Jump to content

REPOST: ASPI versus Passthrough


Recommended Posts





I have two issues:




1) What is the keyboard shortcut for gaining access to the hidden configuration dialog in Retrospect Desktop 5.11? I want DR to use SPTI and not ASPI for SCSI access on Windows 2000 (SP2), but other software on my PC requires the full Adaptec ASPI32 drivers (4.60, 1021) to be installed.




The reason for this preference for the passthrough drivers is that I have an external tape drive (LaCie/Sony AIT2) which I do not leave powered on all the time. The device has a native W2K PnP driver installed; you can switch the device on, go into the SCSI card's settings in the Device Manager, rescan the SCSI bus, and the PnP driver starts up, inserting the tape drive into the set of devices running on that SCSI card, and Retrospect will also recognize it when rescanning the bus. No rebooting required! However, under ASPI the device must be powered on and respond to W2K boot-up SCSI chain scans; once W2K boots up and detects the presence of the drive, so does the ASPI driver: you can then turn off the device until actually needed. But you *must* remember to reboot with the device powered up, or else reboot to do backups. Annoying!




This tape drive, along with two internal CD-R/Ws (one is a bootable drive), is connected to an "old" ASUS/Symbios 875 Ultra SCSI-2 card. I also have an even older Adaptec 2940 (narrow SCSI-2, PCI) with an Agfa scanner attached; interestingly enough, the Agfa scanner seems to work in a PnP fashion with or without Adaptec ASPI installed (the Agfa TWAIN driver installs its own passthrough driver).




I also have the impression that peak performance is improved using the passthrough drivers: on a backup the average can be around 350MB/minute (occasionally 400MB/minute with highly compressible files), while the ASPI drivers' averages are generally 50-100MB/minute less (measured over backup sets of 10GB... if I can believe the statistics in the retrospect backup logs).




Are there any disadvantages using the passthrough drivers? I've always tended to do my backups unattended, with no one logged into the PC, so the Retrospect script always executes in the privileged "Local system" context. This avoids the curious Retrospect behaviour of a scheduled backup session always appearing on the desktop of any logged-on user; since my usual working account does not have backup/restore privileges, I'm fearful that the backup session would fail for files for which I don't have sufficient privileges. When will Windows Retrospect function as a *real* Windows service daemon?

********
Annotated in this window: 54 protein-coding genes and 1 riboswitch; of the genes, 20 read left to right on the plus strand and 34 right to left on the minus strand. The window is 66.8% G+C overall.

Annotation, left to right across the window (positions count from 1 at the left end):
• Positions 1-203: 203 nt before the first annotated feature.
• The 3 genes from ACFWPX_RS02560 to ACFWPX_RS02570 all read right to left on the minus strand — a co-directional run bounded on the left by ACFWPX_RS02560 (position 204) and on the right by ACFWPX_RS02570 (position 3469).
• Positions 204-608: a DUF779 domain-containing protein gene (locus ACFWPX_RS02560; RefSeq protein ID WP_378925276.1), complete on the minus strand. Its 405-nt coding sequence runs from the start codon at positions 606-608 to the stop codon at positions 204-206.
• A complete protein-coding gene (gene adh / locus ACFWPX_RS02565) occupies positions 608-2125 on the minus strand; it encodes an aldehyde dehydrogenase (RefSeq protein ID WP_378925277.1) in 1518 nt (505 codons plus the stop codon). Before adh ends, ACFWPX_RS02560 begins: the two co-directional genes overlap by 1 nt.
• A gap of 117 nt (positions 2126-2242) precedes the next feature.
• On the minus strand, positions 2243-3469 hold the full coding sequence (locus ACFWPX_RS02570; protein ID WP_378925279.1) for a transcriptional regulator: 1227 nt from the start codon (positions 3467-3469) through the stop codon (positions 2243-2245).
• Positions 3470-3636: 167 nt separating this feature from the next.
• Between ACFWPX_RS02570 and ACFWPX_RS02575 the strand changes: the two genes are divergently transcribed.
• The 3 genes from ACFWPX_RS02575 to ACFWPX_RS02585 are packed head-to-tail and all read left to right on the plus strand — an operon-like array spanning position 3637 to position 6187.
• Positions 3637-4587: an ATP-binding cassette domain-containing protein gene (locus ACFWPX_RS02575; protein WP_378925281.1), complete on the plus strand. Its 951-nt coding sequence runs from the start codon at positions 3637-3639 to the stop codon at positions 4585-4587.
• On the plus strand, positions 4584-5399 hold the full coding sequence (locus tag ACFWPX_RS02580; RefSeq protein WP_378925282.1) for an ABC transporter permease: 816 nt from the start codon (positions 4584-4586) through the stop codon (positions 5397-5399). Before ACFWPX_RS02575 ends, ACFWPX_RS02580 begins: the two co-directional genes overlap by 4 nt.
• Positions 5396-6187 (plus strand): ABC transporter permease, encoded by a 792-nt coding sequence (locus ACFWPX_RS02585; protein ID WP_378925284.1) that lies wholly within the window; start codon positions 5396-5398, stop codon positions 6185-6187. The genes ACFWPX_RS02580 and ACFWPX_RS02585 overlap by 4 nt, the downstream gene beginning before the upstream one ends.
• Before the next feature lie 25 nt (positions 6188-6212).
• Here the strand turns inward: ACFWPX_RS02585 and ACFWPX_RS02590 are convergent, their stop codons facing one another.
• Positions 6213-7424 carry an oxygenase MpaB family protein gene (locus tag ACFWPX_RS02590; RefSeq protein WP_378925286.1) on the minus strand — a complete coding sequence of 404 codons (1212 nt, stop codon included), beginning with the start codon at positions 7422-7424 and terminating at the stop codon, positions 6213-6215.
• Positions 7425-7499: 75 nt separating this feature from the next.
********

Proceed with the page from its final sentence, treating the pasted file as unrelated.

What has changed in version 5.6 regarding these points? Eventually I will probably upgrade, but not until I know that 3rd party boot drivers are correctly picked up by the disaster recovery CD creation process (as of last Monday's trial version, they were not).




2) Earlier this week I had the second occasion to use DR 5.11 emergency system recovery procedures to restore my system after performing some hardware maintenance tasks on the same configuration as above. There were a couple of problems:




a) I was installing to identical hardware, but with freshly low-level formatted, blank disks. I followed the following procedure: boot the installation off the Windows 2K CD-ROM and complete the first stage of the installation; boot off the CD-ROM a second time and install Windows 2K to a different directory (C:\RECOVERY). Complete this installation, install Retrospect 5.11 (no ASPI) in a location within the windows temporary installation (C:\RECOVERY\DANTZ), create a Windows 2K user account with Admin privileges and a name different from any account name in the system backup you want to restore, and log on to that new account to restore the entire disk (all files, NTFS permissions, and the system state). This procedure worked perfectly, EXCEPT that at the end, when all files had been restored, Retrospect appeared to have hung--so I killed it, and rebooted into the restored system. The Dantz system required me to reboot once more.




B) Once back in the restored system, I noticed that NTFS permissions had not been restored to the C:\WINNT directory and subdirectories, while C:\Program Files and C:\Documents and Settings seemed to be O.K., and the system as a whole seems to be working normally (initial impressions).




Do you have any past customers reporting Retrospect hanging and/or not restoring NTFS permissions on a system restoration procedure?




Anyway, keep up the work on this excellent product, and sorry for this very long note.






Michel Joly de Lotbinière







Link to comment
Share on other sites

Join the conversation

You can post now and register later. If you have an account, sign in now to post with your account.

Reply to this topic...

×   Pasted as rich text.   Paste as plain text instead

  Only 75 emoji are allowed.

×   Your link has been automatically embedded.   Display as a link instead

×   Your previous content has been restored.   Clear editor

×   You cannot paste images directly. Upload or insert images from URL.

  • Create New...